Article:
November 20, 2009
For most of sports fans this time of year, baseball is a fading, warm memory, while football consumes most of our attention as spectators. (Reform the BCS? Bah humbug!) But it's also the season for tallying up the accomplishments of the "boys of summer," as individuals rather than team players. In other words, it's kind of like the Oscars.
Among pitchers, the phenomenal Tim Lincecum of the S.F. Giants prevailed over Chris Carpenter and Adam Wainwright (both St. Louis Cardinals), thus becoming the only pitcher to capture the Cy Young Award in each of his first two full Major League seasons See MLB.com. In the American League, the equally phenomenal Zach Greinke of the Kansas City Royals was the Cy Young winner, to no one's surprise. With a record of 16-8, he tied Brandon Webb, of the Diamondbacks, for the lowest win total for any Cy Young winner in either league. I think that means the Royals had better build a better team if they expect to keep him for the long term.
In other player awards, Oakland right-hand pitcher Andrew Bailey was chosen as American League rookie of the year, and Chris Coghlan, an outfielder for the Marlins, was chosen in the National League.
Mike Scioscia of the LAnaheim Angels was honored as the American League Manager of the Year, and Jim Tracy of the Colorado Rockies was chosen on the National League side. He was brought in to replace Clint Hurdle in May, and against all odds, brought the Rockies into the postseason for the second time in their 17-year history.
Soon we'll find out who gets the top prize of all: the Most Valuable Player awards. Albert Pujols (first baseman) is the odds-on favorite in the N.L., though Hanley Ramirez has a higher batting average (.342 vs. .327), and deserves consideration at least. In the American League, catcher Joe Mauer towers above the rest, with a .365 average, 28 home runs, and 96 RBIs.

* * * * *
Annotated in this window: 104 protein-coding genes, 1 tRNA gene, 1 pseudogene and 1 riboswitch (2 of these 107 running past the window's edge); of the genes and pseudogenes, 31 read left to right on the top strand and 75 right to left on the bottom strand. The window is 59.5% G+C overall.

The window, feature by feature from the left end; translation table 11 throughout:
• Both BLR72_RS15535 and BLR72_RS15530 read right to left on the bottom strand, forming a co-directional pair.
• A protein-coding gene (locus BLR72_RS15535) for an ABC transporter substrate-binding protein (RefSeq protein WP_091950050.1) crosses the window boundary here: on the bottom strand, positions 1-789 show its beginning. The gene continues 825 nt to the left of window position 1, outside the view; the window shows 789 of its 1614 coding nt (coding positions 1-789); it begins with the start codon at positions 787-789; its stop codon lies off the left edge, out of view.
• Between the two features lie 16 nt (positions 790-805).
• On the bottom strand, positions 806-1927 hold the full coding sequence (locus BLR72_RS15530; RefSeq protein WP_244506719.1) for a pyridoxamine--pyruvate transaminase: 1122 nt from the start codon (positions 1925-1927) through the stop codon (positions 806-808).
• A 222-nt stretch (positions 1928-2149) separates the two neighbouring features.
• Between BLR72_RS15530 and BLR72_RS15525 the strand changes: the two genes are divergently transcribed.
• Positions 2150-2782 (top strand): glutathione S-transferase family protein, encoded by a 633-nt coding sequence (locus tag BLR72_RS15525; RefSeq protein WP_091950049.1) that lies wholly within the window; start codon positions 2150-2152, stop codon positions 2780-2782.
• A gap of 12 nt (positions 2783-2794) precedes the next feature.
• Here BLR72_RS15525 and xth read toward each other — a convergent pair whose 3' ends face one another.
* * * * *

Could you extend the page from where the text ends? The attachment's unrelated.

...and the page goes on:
It would appear that the 2012 All-Star Game will be played in Kansas City, according to MLB.com. Bud Selig couldn't say for sure, but left little doubt at the annual meeting of MLB owners in Chicago. The formal announcement will be at the MLB winter meetings about two weeks from now. The rumor sparked a remark at Baseball Fever to the effect that Fenway Park, which is celebrating its centennial that year, had been "snubbed." A guy named Mike disagreed, and I concurred:
Mike is right; nothing will ever replace the 1999 All Star Game when Ted was there to say goodbye.
If Fenway was snubbed, it was during the 37 years from 1962 until 1999, a longer period without an ASG than any other ballpark except Memorial Stadium in Baltimore. (Only once, in 1958.) Actually, Kauffman Stadium will surpass Fenway's length of time without an ASG by the time 2012 rolls around. Its only ASG was in 1973, the year it opened.
The Washington Nationals picked Davey Johnson to be "senior advisor" to general manager Mike Rizzo. Johnson managed Team USA in the 2009 World Baseball Classic and the 2008 Olympics, when one of his players was none other than future pitching ace Stephen Strasburg. Johnson is expected to serve as a scout and as a "roving instructor." He was manager of the year in 1997, when he led the Orioles to the AL East championship, the last time Baltimore made it to the post-season. See MLB.com.
Todd Stephenson and Christopher Jackman each recently contacted me, separately, about further errors in my November 7 blog post about "World Series ballparks & cities." Todd reminded me that "the Philadelphia A's played at Columbia Park in the 1905 Series..." So, the total number of World Series ballparks for Philadelphia is actually five -- not four, as the Weird News story reported.
But wait, there's more errors in that table! As Christopher Jackman pointed out, by including the wooden turn-of-the-century ballparks, the totals for Boston, Pittsburgh, and Detroit should be revised upward by one, and the total for Chicago should be revised upward by two! That would be for, respectively, Huntington Avenue Grounds (Red Sox), Exposition Park (Pirates), Bennett Park (Tigers), West Side Grounds (Cubs), and South Side Park (White Sox). I would add one more for New York, because I count the wooden incarnation of Polo Grounds (III) as separate from the concrete and steel stadium by that same name (Polo Grounds IV) that was built in 1911, at the same place. Thus, it was Chicago that became the first city with five World Series ballparks, in 2005, and New York reached the six level this year.
I certainly hope that settles that!
|City||Most recent "new"
World Series ballpark
World Series ballparks
World Series **
|New York / Brooklyn||2009||6||50|
|Los Angeles / Anaheim||2002||3||10|
|Minneapolis / Bloomington||1987||2||3|
This is a revised version of a table that was first posted on November 7. Thanks to Kevin Connell, Todd Stephenson, and Christopher Jackman for the fact checks.
** No double counting for "subway series," etc.